The secret to a long-lasting bike is cleanliness. Use a damp cloth to wipe grimy winter buildup and dust from the frame, rims, brakes, handlebars and forks. If there's stubborn grease and dirt, soak your rag with Simple Green. An old toothbrush works great for the gunk in your bike chain and chain rings (just be sure to lubricate again once it's dry).
Check to see if your brake pads are worn out. Good signs they're finished include 1) you hear a scraping sound when you brake, 2) the grooves in your pads have nearly disappeared or 3) you notice a stickiness when you brake.
If any of these is the case, you need new pads. Replacing them is fairly self-explanatory and will save you the $20-40 a bike shop will charge you. Using a hex wrench and screwdriver, remove the screw, bolt or pin holding the old brake pad on and remove it. Slide the new pad in place according to the directional marks. Replace and tighten any screw, bolt or pin that was removed.
Make sure all drivetrain components (chain, chain ring, derailleur and rear wheel cassette) are up-to-speed and functioning well. These parts transfer your pedal power into force, so it's super important that they—and, in turn, you—are moving efficiently. Flip your bike over, turn the pedals and see what happens. Try cycling through your gears. If the shift isn't smooth, you probably need to tune a derailleur.
Chains are usually the first to go, and should be replaced every 2,000 to 3,000 miles. If your chain is worn (find out how to tell here) and you're up to the challenge, replace it.
Assuming you scrubbed your chain with a degreaser like Simple Green (per previous instructions), wipe any remaining grime and degreaser off with a rag. Apply a lubricant (Tri-Flow and Park Tool make good stuff) to the chain. To be thorough, simply apply a single drop of lube to each link. Wipe off the excess with your rag, to keep it off your legs while riding, and to keep it from becoming a dirt magnet.
If you notice any damage or wear to your cables—fraying and rusting are the most common signs of wear—get them replaced at your LBS (that's biker lingo for "local bike shop"…file it away). If you bike year-round, consider replacing your brake and gear cables annually.
The last thing you want on a ride is to have your brake calipers come loose or drop a reflector in in the street. Tighten everything down! Grab a wrench to secure nuts or, more commonly, use an Allen wrench to tighten down socket-head screws. Try not to go all He-Man, though. You want everything snug and secure, not stripped and, well, useless. Save that extra elbow grease for inflating your tires.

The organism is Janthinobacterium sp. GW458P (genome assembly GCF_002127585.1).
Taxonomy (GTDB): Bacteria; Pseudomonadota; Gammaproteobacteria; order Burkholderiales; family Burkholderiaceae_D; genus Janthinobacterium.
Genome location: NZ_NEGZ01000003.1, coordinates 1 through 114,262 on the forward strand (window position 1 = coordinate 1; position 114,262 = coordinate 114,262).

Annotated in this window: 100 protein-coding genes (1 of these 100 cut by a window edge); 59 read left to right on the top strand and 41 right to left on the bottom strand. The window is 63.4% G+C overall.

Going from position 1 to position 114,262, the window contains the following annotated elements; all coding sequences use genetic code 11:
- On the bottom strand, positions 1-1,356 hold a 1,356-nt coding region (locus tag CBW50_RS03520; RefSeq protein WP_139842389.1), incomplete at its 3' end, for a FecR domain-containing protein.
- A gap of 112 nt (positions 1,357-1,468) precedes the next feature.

Even if you didn't wheel about in the harsh wintry weather, it’s a good idea to check for wear on your rims. Clean the wheels with a dry cloth and rubbing alcohol for better inspection. Major scrapes and dents in the rim should send up red flags. Also, spin your wheels to see if they're wobbly. In either case, take your bike into your LBS (get it this time?), where they can adjust your spokes or, if your rim is badly damaged, replace your wheel.
Deflate your tires, and examine them closely for deep splits, cracks and tears. Then give them an extra boost of air, even if you think you don’t need it. Even in good condition, tires lose up to 5 psi a week. Fill your tires to the recommended pressure, which is printed on their sidewalls. If it's a hot day outside, be sure to leave a little room for expansion.
Flats happen. So do loose parts. And chain problems. Build a kit you can carry with you when you ride, and you'll always be prepared. You'll need a spare tube, tire levers, a compact tool set to make adjustments on the go, a tire patch kit and a compact pump that you can attach to your frame. If you want an easy place to carry it all (save for the pump), get a pack that attaches to your bike seat (just be sure to remove it if you're locking up outside…thieves love them).
Don't know how to use all that stuff? Oftentimes, local bicycle clubs and advocacy groups hold clinics on bicycle repair and fixing flats. If that's not the case in your area, check with local bike shops or register with REI to get some hands-on experience.
Certain add-ons, like lights and fenders, make your bike more versatile and give you fewer excuses to skip riding. Bright lights are an essential safety precaution if you plan to ride before dawn or after sunset. Get one for the front of your bike and one for the rear. Attach one to your helmet. Tape them all over your back. Do whatever it takes to be sure motorists know you're on the road.
Another good accessory, to keep riding through those famous spring showers, is a set of fenders.